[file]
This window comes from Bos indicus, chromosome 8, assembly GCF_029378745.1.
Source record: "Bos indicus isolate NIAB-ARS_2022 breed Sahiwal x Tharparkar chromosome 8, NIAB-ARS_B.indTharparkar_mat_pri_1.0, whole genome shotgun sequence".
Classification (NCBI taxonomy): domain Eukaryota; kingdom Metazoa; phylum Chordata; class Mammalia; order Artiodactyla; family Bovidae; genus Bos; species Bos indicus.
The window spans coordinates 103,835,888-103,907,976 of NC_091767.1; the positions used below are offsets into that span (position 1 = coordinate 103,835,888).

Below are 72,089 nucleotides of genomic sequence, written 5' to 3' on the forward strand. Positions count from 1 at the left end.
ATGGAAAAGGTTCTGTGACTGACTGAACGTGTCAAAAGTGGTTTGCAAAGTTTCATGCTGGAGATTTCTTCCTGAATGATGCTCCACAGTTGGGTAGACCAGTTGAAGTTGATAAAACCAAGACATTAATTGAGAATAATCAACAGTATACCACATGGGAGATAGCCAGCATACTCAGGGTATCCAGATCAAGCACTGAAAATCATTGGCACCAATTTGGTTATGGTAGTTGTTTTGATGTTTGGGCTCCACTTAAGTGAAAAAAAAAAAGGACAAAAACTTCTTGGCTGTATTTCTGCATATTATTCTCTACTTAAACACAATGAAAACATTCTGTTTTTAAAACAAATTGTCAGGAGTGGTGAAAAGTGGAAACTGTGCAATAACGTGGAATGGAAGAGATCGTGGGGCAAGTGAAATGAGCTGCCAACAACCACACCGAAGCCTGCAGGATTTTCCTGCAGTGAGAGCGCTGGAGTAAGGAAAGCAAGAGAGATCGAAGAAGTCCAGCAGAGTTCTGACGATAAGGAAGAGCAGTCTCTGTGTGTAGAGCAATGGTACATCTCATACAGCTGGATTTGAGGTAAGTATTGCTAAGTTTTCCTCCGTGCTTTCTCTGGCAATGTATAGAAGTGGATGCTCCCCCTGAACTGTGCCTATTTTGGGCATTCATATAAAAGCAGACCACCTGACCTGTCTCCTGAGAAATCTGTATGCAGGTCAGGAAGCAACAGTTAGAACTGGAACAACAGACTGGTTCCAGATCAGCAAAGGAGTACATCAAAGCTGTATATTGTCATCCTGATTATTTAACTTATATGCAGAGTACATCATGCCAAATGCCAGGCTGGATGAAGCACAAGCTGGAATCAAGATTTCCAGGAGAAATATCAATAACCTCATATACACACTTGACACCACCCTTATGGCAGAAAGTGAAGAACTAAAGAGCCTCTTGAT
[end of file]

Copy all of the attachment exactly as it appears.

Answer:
This window comes from Bos indicus, chromosome 8, assembly GCF_029378745.1.
Source record: "Bos indicus isolate NIAB-ARS_2022 breed Sahiwal x Tharparkar chromosome 8, NIAB-ARS_B.indTharparkar_mat_pri_1.0, whole genome shotgun sequence".
Classification (NCBI taxonomy): domain Eukaryota; kingdom Metazoa; phylum Chordata; class Mammalia; order Artiodactyla; family Bovidae; genus Bos; species Bos indicus.
The window spans coordinates 103,835,888-103,907,976 of NC_091767.1; the positions used below are offsets into that span (position 1 = coordinate 103,835,888).

Below are 72,089 nucleotides of genomic sequence, written 5' to 3' on the forward strand. Positions count from 1 at the left end.
ATGGAAAAGGTTCTGTGACTGACTGAACGTGTCAAAAGTGGTTTGCAAAGTTTCATGCTGGAGATTTCTTCCTGAATGATGCTCCACAGTTGGGTAGACCAGTTGAAGTTGATAAAACCAAGACATTAATTGAGAATAATCAACAGTATACCACATGGGAGATAGCCAGCATACTCAGGGTATCCAGATCAAGCACTGAAAATCATTGGCACCAATTTGGTTATGGTAGTTGTTTTGATGTTTGGGCTCCACTTAAGTGAAAAAAAAAAAGGACAAAAACTTCTTGGCTGTATTTCTGCATATTATTCTCTACTTAAACACAATGAAAACATTCTGTTTTTAAAACAAATTGTCAGGAGTGGTGAAAAGTGGAAACTGTGCAATAACGTGGAATGGAAGAGATCGTGGGGCAAGTGAAATGAGCTGCCAACAACCACACCGAAGCCTGCAGGATTTTCCTGCAGTGAGAGCGCTGGAGTAAGGAAAGCAAGAGAGATCGAAGAAGTCCAGCAGAGTTCTGACGATAAGGAAGAGCAGTCTCTGTGTGTAGAGCAATGGTACATCTCATACAGCTGGATTTGAGGTAAGTATTGCTAAGTTTTCCTCCGTGCTTTCTCTGGCAATGTATAGAAGTGGATGCTCCCCCTGAACTGTGCCTATTTTGGGCATTCATATAAAAGCAGACCACCTGACCTGTCTCCTGAGAAATCTGTATGCAGGTCAGGAAGCAACAGTTAGAACTGGAACAACAGACTGGTTCCAGATCAGCAAAGGAGTACATCAAAGCTGTATATTGTCATCCTGATTATTTAACTTATATGCAGAGTACATCATGCCAAATGCCAGGCTGGATGAAGCACAAGCTGGAATCAAGATTTCCAGGAGAAATATCAATAACCTCATATACACACTTGACACCACCCTTATGGCAGAAAGTGAAGAACTAAAGAGCCTCTTGAT